DAVID: B. For Ed to give a film such praise, it's got to be exceptional. He's been my cinema mentor for years and has excellent taste, loving so many genres of film. There is no doubt this is a good film and one I enjoy, but I don't consider it a classic much less one I would consider flawless. Of course movies are subjective and one person may love a particular film while someone else hates it. Lilies of the Field falls more into one person absolutely can find no wrong with it and the other thinks it's pretty good. What I like about it: Sidney Poitier was an exceptional actor and this is one of his many fine performances; it's 94 minutes long so it doesn't drag; and it's a nice feel-good film that shows a black man and a group of white Eastern European nuns working together with largely Hispanic townsfolk. They treat each other with respect and becoming friends during the Civil Rights era (the movie came out in 1963). So why a B? It's corny, way too sentimental and most of the other actors in the film seem to be nothing more than scenery. Without Poitier, this would likely be a C movie. The storyline isn't terribly sophisticated or compelling and is predictable. That race hardly plays a factor is both good and bad. It's nice that the film doesn't dwell on it and treats everyone essentially the same, but it's also rather unrealistic. It's a nice, uplifting movie with a happy ending you can see as soon as we learn the nuns want to build a chapel. There's nothing wrong with that, but there's also nothing extraordinary about it.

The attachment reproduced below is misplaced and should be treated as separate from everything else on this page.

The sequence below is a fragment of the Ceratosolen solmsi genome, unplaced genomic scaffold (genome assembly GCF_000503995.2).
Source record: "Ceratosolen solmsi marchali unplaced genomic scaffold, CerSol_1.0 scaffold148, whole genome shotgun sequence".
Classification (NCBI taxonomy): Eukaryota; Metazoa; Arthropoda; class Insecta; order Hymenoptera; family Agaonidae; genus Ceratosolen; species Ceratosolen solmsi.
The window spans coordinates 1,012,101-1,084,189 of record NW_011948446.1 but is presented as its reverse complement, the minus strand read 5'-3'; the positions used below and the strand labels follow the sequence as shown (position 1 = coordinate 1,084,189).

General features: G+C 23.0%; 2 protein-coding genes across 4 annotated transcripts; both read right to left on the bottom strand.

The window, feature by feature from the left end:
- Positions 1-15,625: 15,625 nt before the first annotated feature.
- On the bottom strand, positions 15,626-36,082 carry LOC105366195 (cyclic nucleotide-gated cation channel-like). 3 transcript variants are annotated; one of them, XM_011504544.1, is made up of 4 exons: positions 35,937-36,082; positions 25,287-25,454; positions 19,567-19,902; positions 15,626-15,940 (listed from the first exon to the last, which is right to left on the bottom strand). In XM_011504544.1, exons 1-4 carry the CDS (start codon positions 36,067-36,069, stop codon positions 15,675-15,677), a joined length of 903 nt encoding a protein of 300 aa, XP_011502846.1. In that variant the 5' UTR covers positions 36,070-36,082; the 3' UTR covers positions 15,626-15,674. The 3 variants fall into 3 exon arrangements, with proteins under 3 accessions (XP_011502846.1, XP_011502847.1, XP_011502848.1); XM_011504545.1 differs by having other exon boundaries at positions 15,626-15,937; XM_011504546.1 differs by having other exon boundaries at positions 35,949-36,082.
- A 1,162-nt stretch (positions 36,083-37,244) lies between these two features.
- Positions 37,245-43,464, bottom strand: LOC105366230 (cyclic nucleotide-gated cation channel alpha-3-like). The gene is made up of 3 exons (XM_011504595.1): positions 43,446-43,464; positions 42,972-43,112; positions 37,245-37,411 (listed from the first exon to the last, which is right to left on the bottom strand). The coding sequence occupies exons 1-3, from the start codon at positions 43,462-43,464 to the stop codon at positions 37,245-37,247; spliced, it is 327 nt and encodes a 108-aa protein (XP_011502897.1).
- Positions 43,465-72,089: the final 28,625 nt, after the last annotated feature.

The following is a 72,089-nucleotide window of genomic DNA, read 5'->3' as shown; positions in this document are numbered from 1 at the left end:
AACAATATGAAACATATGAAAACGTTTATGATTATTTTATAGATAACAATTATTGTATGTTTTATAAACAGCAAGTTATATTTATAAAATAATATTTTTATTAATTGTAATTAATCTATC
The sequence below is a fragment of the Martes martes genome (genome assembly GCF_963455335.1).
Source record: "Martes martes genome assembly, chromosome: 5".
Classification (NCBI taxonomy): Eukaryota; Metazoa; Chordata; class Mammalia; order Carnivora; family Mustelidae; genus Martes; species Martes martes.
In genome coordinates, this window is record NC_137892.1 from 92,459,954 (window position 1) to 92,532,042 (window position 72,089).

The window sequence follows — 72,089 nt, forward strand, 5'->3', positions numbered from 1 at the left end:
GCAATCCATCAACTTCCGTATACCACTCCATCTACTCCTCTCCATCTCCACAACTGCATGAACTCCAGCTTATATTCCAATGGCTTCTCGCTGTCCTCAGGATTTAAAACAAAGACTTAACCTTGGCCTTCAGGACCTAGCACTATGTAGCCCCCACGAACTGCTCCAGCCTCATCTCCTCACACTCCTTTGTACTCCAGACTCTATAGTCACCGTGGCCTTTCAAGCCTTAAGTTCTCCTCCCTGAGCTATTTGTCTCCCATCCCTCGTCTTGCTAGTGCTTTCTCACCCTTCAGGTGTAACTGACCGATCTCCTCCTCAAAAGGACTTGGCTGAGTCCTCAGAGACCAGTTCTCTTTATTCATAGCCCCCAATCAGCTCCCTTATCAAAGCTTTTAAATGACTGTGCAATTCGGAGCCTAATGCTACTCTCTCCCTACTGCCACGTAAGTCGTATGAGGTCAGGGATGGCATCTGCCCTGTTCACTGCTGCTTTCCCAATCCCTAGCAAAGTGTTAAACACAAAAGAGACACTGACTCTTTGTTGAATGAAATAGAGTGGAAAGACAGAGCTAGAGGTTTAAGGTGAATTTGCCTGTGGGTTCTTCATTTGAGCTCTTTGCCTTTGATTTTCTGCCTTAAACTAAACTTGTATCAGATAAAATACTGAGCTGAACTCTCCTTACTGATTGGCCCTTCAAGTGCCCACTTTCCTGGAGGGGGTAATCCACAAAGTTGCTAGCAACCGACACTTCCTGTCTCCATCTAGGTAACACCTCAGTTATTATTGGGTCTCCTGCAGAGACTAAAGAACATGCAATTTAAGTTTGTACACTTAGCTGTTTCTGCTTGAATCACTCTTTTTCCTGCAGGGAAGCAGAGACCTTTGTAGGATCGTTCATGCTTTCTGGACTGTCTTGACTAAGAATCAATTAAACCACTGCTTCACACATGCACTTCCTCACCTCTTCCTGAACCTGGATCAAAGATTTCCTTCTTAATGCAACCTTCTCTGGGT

For the complete list of films on the TCM TiVo Alert, click here.